As a result of weak demand and subdued energy prices, inflation in emerging market and developing economies has fallen below central bank targets, on average, since May 2020. Nevertheless, the fall in inflation in EMDEs has been less broad-based than in advanced economies, reflecting the effects of sharp currency depreciations as well as rising domestic food prices in some countries. Whereas underlying inflationary pressures in most EMDEs are likely to remain subdued amid persistently soft demand, negative output gaps following the collapse in activity may not be as sizable as currently envisioned due to the pandemic’s damage to potential growth. This could eventually fuel a pickup in inflation.
In addition, the global unemployment rate increased by about 2 percentage points in the first half of 2020 alone. The longer unemployment remains high, the more pronounced the associated human capital losses will be. Longer unemployment spells may discourage workers from remaining in the labor force, which could appreciably erode skills given steep job losses. Such deskilling may lower future earnings and dent human capital. As a result of human capital losses and an investment collapse, COVID-19 could further reduce potential growth—sustainable, full-employment growth—in emerging market and developing economies over the next decade, in the absence of reforms to boost underlying drivers of long-term growth.
What economic activities can be envisaged in the event of a negative scenario for the development of the pandemic in 2021 – if, for example, vaccination takes longer than anticipated or new, more contagious mutations of the virus develop?
In a downside scenario, the vaccine rollout might be delayed by one to two quarters and it may take longer to bring the pandemic under control. In such a scenario, economic activity would remain depressed, as households fear contact-intensive services, including recreation and tourism, and grapple with stringent social-distancing measures. Firms—facing pandemic-control policies, a bleak outlook for consumer demand, and elevated uncertainty—would curtail investment and hiring plans. Financial conditions would tighten markedly through 2021, as financial market sentiment would deteriorate in tandem with a string of unexpected vaccine delays and insufficient control of the pandemic, and as corporate and bank balance sheets would deteriorate over prolonged weakness in demand and forbearance requirements. While accommodative monetary policy could keep financial crises at bay, fiscal sustainability concerns would limit the size of additional fiscal stimulus, leading to insufficient income support to the unemployed and struggling small- and medium-sized firms. In such a scenario, global growth might be 1.6 percent in 2021—less than half that in the baseline scenario (4 percent).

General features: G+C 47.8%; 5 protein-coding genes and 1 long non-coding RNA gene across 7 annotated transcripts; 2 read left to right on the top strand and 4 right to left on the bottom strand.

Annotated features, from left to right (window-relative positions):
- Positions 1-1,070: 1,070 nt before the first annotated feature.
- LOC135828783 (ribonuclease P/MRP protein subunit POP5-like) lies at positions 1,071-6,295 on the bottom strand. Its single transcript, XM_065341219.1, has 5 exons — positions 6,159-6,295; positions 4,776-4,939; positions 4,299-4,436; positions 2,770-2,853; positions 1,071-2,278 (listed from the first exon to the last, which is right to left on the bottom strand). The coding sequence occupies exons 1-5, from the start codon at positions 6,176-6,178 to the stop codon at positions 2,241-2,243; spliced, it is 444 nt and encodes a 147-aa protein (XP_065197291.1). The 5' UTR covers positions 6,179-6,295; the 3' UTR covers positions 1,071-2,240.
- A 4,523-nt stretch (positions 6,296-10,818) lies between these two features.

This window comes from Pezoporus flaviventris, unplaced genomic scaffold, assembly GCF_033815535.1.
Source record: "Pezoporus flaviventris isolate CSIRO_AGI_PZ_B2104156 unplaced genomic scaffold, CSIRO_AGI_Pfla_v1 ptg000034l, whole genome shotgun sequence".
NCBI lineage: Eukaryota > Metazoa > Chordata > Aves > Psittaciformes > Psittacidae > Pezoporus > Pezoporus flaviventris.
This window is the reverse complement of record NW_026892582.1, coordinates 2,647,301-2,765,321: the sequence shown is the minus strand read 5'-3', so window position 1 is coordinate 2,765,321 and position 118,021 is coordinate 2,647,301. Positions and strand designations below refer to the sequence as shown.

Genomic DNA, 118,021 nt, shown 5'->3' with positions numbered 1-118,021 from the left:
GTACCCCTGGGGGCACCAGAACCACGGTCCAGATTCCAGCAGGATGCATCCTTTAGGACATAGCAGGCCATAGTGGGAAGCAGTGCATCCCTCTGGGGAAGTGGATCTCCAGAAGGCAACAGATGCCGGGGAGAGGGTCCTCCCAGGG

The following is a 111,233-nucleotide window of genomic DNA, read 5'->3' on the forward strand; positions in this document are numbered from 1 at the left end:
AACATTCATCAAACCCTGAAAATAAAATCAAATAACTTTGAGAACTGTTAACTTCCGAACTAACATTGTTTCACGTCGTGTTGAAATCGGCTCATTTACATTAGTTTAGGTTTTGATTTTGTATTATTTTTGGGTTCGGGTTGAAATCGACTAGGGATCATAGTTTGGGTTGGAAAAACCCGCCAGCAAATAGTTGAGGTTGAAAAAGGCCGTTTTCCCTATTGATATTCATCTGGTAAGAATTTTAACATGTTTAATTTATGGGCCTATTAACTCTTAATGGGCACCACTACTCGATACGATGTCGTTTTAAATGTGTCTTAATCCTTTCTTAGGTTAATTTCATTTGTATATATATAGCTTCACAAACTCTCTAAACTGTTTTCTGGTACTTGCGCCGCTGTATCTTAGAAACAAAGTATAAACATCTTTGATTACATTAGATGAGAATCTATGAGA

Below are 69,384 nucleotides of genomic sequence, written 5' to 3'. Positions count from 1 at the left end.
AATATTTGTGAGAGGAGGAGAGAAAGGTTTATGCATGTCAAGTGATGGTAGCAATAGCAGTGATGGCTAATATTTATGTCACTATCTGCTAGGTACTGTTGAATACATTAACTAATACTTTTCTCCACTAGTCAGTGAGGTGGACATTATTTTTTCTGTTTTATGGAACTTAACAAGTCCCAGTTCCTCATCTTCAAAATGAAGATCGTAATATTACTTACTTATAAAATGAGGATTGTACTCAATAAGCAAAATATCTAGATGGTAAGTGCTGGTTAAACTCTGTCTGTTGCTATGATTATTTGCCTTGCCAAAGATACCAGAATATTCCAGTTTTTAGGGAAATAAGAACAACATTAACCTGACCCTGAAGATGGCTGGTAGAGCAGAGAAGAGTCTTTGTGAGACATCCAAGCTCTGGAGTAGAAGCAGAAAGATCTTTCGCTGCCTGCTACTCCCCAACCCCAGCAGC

Is the economic model with the CEE region as Germany’s subcontractor, whose exports, in turn, strongly depend on demand from China, stable in the long term? Should Poland, for example, try to find its place in other value chains, in other parts of the globe?
Notwithstanding early concerns, global value chains have proven unexpectedly resilient with global goods trade rebounding to pre-pandemic levels. The pandemic may provide momentum for automation and digitalization that can further promote emerging market and developing economies’ shift into higher-productivity activities in global value chains, especially if supported by investment in transport and digital connectivity. Over time, supply chains may be restructured in ways that increase their diversity and resilience. For Central Europe, this could open new opportunities in global value chains that have promoted trade, foreign direct investment, and knowledge transfer.
Is fiscal policy combined with unconventional monetary policy the new normal? What would have to happen for central banks to raise interest rates significantly as they have significantly cut them?
Governments and central banks have provided unprecedented policy support to avert worse growth outcomes. In Central Europe, for example, fiscal support measures amounted to 9 percent of GDP, reflecting sizable discretionary measures and loan guarantees and other credit measures.
Central banks across advanced economies and emerging market and developing economies have also responded to the economic and financial market shocks induced by the COVID- 19 pandemic with broad-based cuts in short-term policy rates, which in many economies are now at, or close to, their effective lower bounds. To stabilize financial markets, 18 EMDE central banks expanded their remit by starting asset purchase programs, often for the first time. These novel tools appear to have helped stabilize financial markets. While appropriate in the midst of a deep recession, the prolonged use of these tools could dampen investor confidence and risk de-anchoring inflation expectations in countries with weak institutions if central bank credibility is undermined by extended funding of large fiscal deficits.
– Interview by Maciej Danielewicz
Franziska Ohnsorge is Manager of the Prospects Group in the World Bank. Prior to joining the World Bank, Ms. Ohnsorge worked at the International Monetary Fund (IMF) and in the Office of the Chief Economist of the European Bank for Reconstruction and Development (EBRD). She has published on a range of topics in policy and academic publications. She holds a PhD in Economics from the University of Toronto.